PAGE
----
Someone commented a while back on here that by having electronic control over drive on individual wheels, the potential for handling applications are exciting, particularly if you could 'map' in different handling settings. This might, with a neutral chassis, potentially allow one to dramatically change the way a car drives and mimic the handling from other vehicles at the push of a button. Add in a bit of sound synth and electronically adjustable suspension components - rear stear, hydraulic/electric geometry adjustment, and potentially cars in the future might be able to mimic some greats from the past. Or it will just be a pile of w**k.
I am going with your latter thought, the car will still weigh the same as a small moon and as the power source will always be in the floor pan it wont be able to mimic the shift in weight that you get with Rear, Mid and front engine cars.

Actually thinking about it when it all goes that way what the hell is the point in a sports car as they will all sound dull, all have the weight in the same place and all have pretty much the same performance, it will just be a slightly different bit of metal to look at.
What is the "shift in weight", exactly, when it comes to "mimicking" behaviour of other cars? I presume you interpret it as a driver via steering feel/weight changes/unloading, and via yawing sensations caused by the relative slip angles of the tyres. I imagine that with torque control at each wheel that is controllable accurately/fast enough, and with electric steering assistance, there's no reason why you can't simulate / recreate that fairly accurately, provided you can get the entire system mapped well enough (which will obviously be a challenge). I don't think the fundamental weight placement will really matter that much, except perhaps that light mid-engined cars have a much lower polar moment of inertia than current electric vehicles, which might make the feel of fast direction changes harder to build in (although active anti-roll systems can probably help here). The main initial barrier is probably cost - not enough consumers probably care to invest the time and effort, although as the tech matures that will likely change.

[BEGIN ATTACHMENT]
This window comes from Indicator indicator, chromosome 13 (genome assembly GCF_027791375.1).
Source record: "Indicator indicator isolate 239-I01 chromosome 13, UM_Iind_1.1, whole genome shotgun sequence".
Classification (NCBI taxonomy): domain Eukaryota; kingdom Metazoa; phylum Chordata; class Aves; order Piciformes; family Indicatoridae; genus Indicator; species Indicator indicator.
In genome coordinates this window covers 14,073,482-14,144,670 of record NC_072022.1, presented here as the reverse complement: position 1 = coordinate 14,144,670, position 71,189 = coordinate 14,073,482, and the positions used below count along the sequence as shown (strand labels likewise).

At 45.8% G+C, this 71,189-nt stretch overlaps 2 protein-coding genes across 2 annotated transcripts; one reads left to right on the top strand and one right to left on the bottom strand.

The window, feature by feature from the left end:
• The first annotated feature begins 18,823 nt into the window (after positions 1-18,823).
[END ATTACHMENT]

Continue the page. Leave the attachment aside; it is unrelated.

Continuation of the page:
I think supercars have got to the "all have the weight in the same place and all have pretty much the same performance" stage already, no? Powerful sports saloons certainly have (they're now even pretty much all four wheel drive).

Edited by herebebeasties on Thursday 9th January 12:41